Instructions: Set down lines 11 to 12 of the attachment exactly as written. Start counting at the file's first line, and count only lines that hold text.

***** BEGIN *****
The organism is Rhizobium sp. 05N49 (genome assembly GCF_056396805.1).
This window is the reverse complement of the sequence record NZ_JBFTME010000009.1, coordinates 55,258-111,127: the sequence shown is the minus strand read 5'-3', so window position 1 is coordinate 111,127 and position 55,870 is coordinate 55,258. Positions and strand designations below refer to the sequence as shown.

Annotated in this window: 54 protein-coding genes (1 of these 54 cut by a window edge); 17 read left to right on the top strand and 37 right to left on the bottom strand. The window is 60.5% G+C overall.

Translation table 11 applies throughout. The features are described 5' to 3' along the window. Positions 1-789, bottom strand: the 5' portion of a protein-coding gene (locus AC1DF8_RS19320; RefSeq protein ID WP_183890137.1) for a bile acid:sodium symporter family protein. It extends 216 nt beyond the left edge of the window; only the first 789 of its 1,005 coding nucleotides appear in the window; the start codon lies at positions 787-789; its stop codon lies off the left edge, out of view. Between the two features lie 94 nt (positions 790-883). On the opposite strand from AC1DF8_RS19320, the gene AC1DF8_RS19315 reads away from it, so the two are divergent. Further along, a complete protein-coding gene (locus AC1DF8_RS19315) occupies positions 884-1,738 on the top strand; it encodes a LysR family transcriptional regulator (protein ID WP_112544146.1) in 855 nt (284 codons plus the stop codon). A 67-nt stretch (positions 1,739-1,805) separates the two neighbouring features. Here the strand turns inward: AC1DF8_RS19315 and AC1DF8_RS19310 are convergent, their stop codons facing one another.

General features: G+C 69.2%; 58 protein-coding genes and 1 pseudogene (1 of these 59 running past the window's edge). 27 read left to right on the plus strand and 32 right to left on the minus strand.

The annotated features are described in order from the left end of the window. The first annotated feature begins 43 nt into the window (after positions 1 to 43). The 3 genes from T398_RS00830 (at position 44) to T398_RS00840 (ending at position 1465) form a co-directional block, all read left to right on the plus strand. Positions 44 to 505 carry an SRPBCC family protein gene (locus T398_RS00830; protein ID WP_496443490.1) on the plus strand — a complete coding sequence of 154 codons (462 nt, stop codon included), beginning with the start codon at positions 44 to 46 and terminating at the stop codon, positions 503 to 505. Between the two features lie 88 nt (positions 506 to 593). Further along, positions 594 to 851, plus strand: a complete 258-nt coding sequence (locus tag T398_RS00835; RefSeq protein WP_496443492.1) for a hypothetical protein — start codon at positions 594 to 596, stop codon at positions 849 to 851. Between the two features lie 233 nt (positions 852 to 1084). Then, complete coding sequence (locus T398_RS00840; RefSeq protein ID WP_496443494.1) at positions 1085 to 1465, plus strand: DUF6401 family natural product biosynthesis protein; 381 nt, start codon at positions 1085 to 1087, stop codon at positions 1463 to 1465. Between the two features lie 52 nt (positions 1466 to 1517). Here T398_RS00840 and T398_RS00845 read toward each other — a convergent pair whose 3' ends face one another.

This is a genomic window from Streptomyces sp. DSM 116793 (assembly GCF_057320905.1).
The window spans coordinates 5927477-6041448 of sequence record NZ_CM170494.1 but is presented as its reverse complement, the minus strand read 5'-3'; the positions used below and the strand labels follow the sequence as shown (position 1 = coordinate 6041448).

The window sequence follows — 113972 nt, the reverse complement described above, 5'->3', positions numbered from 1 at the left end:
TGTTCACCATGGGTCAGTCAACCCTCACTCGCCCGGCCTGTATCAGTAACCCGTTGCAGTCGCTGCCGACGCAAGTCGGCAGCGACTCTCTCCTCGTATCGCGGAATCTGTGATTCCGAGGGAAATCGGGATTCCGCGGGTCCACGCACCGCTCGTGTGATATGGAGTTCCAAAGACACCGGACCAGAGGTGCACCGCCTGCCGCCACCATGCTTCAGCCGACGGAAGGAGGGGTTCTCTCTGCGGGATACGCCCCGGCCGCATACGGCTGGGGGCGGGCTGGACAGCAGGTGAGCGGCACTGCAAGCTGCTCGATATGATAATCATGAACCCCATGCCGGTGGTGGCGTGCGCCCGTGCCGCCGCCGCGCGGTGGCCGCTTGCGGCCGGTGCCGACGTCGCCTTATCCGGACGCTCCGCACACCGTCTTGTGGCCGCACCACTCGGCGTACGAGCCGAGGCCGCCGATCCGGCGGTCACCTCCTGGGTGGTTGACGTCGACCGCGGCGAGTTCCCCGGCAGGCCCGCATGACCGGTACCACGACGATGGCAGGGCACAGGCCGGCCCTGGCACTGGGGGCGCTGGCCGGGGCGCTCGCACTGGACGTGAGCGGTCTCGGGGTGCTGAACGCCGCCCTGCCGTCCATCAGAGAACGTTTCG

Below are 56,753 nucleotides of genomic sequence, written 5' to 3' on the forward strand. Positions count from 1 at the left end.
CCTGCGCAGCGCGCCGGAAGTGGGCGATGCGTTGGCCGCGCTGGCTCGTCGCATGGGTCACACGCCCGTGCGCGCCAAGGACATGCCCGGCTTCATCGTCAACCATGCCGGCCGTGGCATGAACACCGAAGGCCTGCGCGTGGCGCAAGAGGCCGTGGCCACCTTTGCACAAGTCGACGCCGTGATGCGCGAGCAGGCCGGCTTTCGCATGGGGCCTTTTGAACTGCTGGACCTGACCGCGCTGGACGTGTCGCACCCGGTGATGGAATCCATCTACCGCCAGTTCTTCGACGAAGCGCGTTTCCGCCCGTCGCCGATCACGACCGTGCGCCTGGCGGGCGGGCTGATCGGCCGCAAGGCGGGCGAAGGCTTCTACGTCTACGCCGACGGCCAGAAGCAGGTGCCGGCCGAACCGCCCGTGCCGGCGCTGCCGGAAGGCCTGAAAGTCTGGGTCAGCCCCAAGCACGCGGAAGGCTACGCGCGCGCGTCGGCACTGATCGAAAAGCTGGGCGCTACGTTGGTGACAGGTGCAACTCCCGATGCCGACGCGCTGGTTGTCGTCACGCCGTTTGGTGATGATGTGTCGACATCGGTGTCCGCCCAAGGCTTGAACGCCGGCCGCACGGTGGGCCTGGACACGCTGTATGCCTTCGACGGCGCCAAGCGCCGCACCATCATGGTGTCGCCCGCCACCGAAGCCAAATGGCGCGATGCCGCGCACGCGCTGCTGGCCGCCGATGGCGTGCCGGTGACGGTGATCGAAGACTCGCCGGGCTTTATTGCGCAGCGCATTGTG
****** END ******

Below are 56,753 nucleotides of genomic sequence, written 5' to 3' on the forward strand. Positions count from 1 at the left end.
CCTGCGCAGCGCGCCGGAAGTGGGCGATGCGTTGGCCGCGCTGGCTCGTCGCATGGGTCACACGCCCGTGCGCGCCAAGGACATGCCCGGCTTCATCGTCAACCATGCCGGCCGTGGCATGAACACCGAAGGCCTGCGCGTGGCGCAAGAGGCCGTGGCCACCTTTGCACAAGTCGACGCCGTGATGCGCGAGCAGGCCGGCTTTCGCATGGGGCCTTTTGAACTGCTGGACCTGACCGCGCTGGACGTGTCGCACCCGGTGATGGAATCCATCTACCGCCAGTTCTTCGACGAAGCGCGTTTCCGCCCGTCGCCGATCACGACCGTGCGCCTGGCGGGCGGGCTGATCGGCCGCAAGGCGGGCGAAGGCTTCTACGTCTACGCCGACGGCCAGAAGCAGGTGCCGGCCGAACCGCCCGTGCCGGCGCTGCCGGAAGGCCTGAAAGTCTGGGTCAGCCCCAAGCACGCGGAAGGCTACGCGCGCGCGTCGGCACTGATCGAAAAGCTGGGCGCTACGTTGGTGACAGGTGCAACTCCCGATGCCGACGCGCTGGTTGTCGTCACGCCGTTTGGTGATGATGTGTCGACATCGGTGTCCGCCCAAGGCTTGAACGCCGGCCGCACGGTGGGCCTGGACACGCTGTATGCCTTCGACGGCGCCAAGCGCCGCACCATCATGGTGTCGCCCGCCACCGAAGCCAAATGGCGCGATGCCGCGCACGCGCTGCTGGCCGCCGATGGCGTGCCGGTGACGGTGATCGAAGACTCGCCGGGCTTTATTGCGCAGCGCATTGTG